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Home Sweet Home

Life could have been simpler had I stayed in my home country; one place, one language, one culture. When leaving the Czech Republic behind, back in the 1997, I didn't realize that it was going to be for good. After only a year, I decided to extend my stay in the UK.

This decision was taken two more times, and eventually got me past the 'point of no return' when I accepted my husband's marriage proposal a few years later.

When you are young, you tend to take things light-heartedly. You don't see big risks, and you don't tend to regret anything. It all seems one big adventure. Not that I do have any regrets, but sometimes being an expat does prove to be challenging and I often wonder how fast one's life can take on a completely different course, only by travelling beyond the horizon.

What’s an Expat Anyway?

Over here in the UK, the word expat itself tricks many people into imagining the classic example of a white Brit, living on one of the Spanish Costas or in slightly more distant places such as Dubai. Many of these expats are usually respected by locals and often in pursuit of a career or upward move. They are often given a great opportunity, with a full relocation package, and don't have to worry about learning a new language. The classic expat image is also often portrayed as senior retired UK citizens who do not necessarily want to give up the British way of life, but want to enjoy their pension to the fullest in a sunnier and warmer climate.

But in this case, the expat in question is me: a Czech citizen living in the UK.

This concept evokes different thoughts in peoples' minds: but based on my personal experience and various comments I have heard, I believe that the UK citizens do not necessarily place me in this category. Very often I am classified as Eastern European, and when the 'Er, weren't you a part of Russia once?' topic is raised, I slowly step into a non-verbal protest, my favourite mental hiding place. These and similar questions usually take my English home sweet home snug feeling away.

I doubt that any of the 'real', UK expats, be it in Spain or Dubai, are ever made to feel as if they have to justify their stay, or at least not as many times as I have to. But I might be wrong and as I was once told, I am not an expat anyway, but just a foreigner.

Home and Identity

After living here so many years (with the exception of seven years spent in Spain), I feel England is my home indeed. It is only when people ask me the 'where are you from' question that I immediately come back down to Earth. It is an instant reminder that I don't really belong here, but I don't blame them for asking me, given my Central European (yes, Central, not Eastern) accent; however answering it over and over again has now become quite a boring and vapid matter.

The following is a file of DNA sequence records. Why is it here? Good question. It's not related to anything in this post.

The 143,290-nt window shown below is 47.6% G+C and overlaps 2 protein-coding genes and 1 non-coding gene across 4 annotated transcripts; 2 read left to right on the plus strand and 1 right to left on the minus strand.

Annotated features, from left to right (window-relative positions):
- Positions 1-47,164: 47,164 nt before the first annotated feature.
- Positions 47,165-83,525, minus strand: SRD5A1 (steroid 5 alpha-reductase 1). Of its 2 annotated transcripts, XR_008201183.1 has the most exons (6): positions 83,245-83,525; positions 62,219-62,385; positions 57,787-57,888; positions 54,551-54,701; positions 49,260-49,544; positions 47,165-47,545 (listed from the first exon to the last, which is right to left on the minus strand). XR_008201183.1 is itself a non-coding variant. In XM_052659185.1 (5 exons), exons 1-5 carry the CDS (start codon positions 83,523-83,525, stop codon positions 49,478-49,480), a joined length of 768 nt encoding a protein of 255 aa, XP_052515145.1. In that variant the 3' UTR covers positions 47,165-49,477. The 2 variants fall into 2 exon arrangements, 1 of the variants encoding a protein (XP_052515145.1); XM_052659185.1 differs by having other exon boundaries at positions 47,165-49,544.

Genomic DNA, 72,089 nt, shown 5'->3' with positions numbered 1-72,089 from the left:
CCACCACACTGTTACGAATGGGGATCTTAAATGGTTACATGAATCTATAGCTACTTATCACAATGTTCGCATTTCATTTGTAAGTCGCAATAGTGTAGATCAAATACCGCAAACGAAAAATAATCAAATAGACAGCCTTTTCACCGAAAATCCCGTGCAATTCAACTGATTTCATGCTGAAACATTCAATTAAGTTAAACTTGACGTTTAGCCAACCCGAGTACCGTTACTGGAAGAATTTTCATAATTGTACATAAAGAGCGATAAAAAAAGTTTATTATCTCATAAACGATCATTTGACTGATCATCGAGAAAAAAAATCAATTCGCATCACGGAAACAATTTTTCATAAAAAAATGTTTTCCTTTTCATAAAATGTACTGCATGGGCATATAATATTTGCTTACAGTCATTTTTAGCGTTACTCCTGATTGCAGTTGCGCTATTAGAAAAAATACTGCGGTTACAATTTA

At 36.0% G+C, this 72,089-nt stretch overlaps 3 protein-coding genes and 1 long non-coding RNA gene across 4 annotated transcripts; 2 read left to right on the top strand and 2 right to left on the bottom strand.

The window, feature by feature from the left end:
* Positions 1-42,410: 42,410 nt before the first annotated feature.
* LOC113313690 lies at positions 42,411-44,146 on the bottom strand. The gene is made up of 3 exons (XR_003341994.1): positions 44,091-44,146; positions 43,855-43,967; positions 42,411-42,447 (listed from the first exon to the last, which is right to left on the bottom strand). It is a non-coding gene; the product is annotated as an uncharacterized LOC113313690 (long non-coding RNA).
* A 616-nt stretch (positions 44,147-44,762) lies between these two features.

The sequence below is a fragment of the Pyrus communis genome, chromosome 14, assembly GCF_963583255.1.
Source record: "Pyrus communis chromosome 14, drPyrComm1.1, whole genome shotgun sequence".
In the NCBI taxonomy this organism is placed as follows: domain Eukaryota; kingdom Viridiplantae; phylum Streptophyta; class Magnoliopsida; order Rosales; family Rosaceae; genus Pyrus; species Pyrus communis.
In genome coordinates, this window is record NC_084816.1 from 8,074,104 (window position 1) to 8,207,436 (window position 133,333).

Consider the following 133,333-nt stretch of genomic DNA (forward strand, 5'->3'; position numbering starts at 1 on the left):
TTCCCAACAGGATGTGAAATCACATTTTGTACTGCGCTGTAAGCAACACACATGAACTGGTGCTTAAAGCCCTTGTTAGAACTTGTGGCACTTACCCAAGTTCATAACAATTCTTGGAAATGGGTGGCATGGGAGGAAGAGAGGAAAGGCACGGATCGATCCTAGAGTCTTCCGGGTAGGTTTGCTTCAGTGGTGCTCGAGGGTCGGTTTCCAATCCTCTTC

There were times, after my marriage, that I considered obtaining a UK passport (my husband being half English and half Italian), in hope of being spared these sorts of questions. However, being the holder of the British passport would only change my citizenship status; it could never change where I was born or the way I speak. Needless to say I wouldn't want it to.

Luckily, most English citizens do recognise that there is a valid place in their multi-cultural society for people like myself. Educating and promoting open-mindedness aimed towards different cultures at schools and celebrating the differences is, thankfully, a practice spread and, more often than not, supported all across the UK. It also was one of the crucial reasons in making the decision of where to bring up our children. The multicultural awareness included as part of education in the UK has made me respect it and want to be here even more.

This is a place where I feel supported in keeping the slightly chaotic motion of our unconventional family going. Having four different languages being spoken in our household (and very often at the same time!) on daily basis is perhaps what makes us a little loud and outré at times but is also what makes it fun, as a dull moment is extremely hard to find. It also keeps us grounded and hopefully through languages, my children will be able to see clearer that one country, one culture and one language only, no matter how charmingly amazing the place might be (such as England), does not have to be the centre of the Universe.

Despite the occasional doubtful or curious comments on my nationality, for me, England became home years ago. A welcoming one indeed. It took a while and it might have been a rocky ride at first, but I finally reached my destination. No regrets. After all, England is where my heart is and there isn't a place I'd rather be.

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